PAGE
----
Title: Retrieving Isaac & Jason
Translated by: Elliot & Kenneth Flies
Publisher: Hiawatha Press
No country outside of the United States will allow a same-sex duo to adopt a child. Only five countries that do allow single men to adopt are Russia, the Ukraine, Guatemala, Vietnam and Cambodia. In Retrieving Isaac & Jason by Elliot and Kenneth Flies, the story is supposedly told from a dog’s viewpoint of this topic.
This one hundred and seventy nine page paperback book has a photograph of a two foreign-born young boys hugging a yellow Labrador dog on the front jacket. The back jacket has a picture of Kai, the female dog, and a description about the true story that dates back to 1999. The main paragraph simply states that Kai has two dads which may lead some readers to think it means both the dog’s canine and human “dads.” Readers may feel duped reading this and not realizing that the actual story is about two gay men in Minnesota who adopt two young boys from foreign countries. There are references to masturbation, the gay lifestyle, and words such as crap and poop that may not be appropriate for young readers. There are several punctuation errors.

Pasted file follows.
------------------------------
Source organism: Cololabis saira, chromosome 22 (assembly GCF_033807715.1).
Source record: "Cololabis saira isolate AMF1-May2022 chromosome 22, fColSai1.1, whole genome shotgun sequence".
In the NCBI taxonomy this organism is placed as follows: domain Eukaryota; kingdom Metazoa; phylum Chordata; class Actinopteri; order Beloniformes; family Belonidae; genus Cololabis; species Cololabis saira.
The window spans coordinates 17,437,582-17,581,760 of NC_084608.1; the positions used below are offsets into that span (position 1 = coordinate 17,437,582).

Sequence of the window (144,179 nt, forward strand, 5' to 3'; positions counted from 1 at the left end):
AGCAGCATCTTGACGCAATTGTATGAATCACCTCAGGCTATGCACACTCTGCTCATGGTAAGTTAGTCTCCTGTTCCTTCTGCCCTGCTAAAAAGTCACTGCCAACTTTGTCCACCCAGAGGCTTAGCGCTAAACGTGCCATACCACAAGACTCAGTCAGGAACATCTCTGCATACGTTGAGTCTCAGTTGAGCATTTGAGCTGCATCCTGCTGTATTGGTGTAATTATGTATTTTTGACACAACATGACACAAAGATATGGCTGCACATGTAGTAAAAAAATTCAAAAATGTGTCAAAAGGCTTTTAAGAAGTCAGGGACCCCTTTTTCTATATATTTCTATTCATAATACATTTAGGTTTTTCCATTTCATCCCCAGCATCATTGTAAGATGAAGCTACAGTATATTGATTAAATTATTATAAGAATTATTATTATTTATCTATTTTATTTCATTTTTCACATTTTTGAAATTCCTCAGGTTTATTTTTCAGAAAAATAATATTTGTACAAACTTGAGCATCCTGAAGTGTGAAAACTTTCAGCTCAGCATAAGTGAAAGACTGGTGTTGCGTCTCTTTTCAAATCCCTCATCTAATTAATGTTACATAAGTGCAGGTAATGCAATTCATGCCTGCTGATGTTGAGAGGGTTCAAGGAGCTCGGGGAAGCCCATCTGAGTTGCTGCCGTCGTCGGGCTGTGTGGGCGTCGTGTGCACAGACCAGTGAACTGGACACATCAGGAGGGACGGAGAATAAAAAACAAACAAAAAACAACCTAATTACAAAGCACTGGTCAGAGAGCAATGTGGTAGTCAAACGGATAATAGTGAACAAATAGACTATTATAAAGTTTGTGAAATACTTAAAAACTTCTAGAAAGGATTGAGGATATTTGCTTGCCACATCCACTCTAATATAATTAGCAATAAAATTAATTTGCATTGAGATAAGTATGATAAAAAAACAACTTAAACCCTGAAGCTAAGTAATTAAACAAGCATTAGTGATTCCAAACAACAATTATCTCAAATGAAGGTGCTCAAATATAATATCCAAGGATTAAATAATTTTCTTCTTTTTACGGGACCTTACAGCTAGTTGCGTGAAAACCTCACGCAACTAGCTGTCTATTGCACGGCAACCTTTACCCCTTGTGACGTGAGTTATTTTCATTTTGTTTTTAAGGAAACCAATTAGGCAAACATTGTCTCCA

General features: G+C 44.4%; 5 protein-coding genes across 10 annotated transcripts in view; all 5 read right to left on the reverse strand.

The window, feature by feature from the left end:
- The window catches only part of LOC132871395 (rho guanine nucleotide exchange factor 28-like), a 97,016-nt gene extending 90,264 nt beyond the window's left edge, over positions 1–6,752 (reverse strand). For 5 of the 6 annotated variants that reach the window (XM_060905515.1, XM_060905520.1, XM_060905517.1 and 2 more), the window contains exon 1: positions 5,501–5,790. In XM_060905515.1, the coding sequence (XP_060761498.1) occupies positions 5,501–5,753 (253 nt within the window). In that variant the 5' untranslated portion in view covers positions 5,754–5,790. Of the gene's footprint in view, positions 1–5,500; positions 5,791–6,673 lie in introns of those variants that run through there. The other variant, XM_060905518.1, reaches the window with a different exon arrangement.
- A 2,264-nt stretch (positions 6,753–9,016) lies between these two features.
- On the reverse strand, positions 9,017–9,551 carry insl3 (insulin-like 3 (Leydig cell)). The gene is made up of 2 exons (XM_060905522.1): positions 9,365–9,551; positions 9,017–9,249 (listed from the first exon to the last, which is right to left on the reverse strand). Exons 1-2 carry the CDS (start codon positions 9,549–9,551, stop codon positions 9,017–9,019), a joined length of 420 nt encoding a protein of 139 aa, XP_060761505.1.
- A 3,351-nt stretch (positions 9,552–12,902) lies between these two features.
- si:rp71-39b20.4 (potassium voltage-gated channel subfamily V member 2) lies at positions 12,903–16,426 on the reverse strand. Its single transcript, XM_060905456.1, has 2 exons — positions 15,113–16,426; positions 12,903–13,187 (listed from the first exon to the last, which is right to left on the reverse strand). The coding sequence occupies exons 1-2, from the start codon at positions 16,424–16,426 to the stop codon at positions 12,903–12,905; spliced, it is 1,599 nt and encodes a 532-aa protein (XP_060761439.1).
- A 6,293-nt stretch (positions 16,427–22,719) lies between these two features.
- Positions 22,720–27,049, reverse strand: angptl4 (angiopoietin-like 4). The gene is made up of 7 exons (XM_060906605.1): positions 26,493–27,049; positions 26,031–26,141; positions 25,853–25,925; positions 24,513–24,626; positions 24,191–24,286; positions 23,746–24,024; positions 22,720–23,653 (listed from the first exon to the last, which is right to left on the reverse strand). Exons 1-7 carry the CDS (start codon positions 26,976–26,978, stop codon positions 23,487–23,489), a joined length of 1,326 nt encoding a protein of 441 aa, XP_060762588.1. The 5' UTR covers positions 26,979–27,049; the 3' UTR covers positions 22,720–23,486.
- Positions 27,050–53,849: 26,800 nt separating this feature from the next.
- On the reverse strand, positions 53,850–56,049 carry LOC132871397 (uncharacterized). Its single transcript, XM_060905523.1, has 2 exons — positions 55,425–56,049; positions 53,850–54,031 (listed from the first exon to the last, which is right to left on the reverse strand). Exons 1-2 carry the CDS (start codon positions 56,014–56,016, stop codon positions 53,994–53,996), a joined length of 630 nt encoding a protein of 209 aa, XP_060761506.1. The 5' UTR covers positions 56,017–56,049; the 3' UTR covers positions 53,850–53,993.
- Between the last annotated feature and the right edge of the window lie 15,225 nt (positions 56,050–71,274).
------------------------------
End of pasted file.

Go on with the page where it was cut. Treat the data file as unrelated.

With young Kai being the only female in the family who no one understands fully, this dog writes from firsthand experience about her two “dads,” the writer and the leader in their day to day lives in St. Paul, Minnesota. However, since Kai is fluent on the computer and reading, about forty percent of the book is human emails, letters and writings in italics by the writer, grandparents, adoption agency workers, friends and even Ho Chi Minh.
Kai reports in the first chapter that her church-going, lovingly gay couple is contemplating completing their family unit by adopting a baby from Cambodia. Not only are the airplane flights, hotels, meals and historical and sight-seeing venues explained in detail, but also are the antics, dog puns, trips to the grandparents and other events that the canine experiences while waiting for the young child to arrive. Then much of it is repeated again when they adopt the second child, this one from Vietnam.
Besides being somewhat repetitive and tedious in the story telling itself, at the end of the book the author uses the format as a soap box to state his beliefs on Buddhism being similar to Christianity, the rights of gay marriage, and even the dog’s philosophy on homosexuality. As Kai sums it all up on page 134, “Boy that writer can drone on and on.”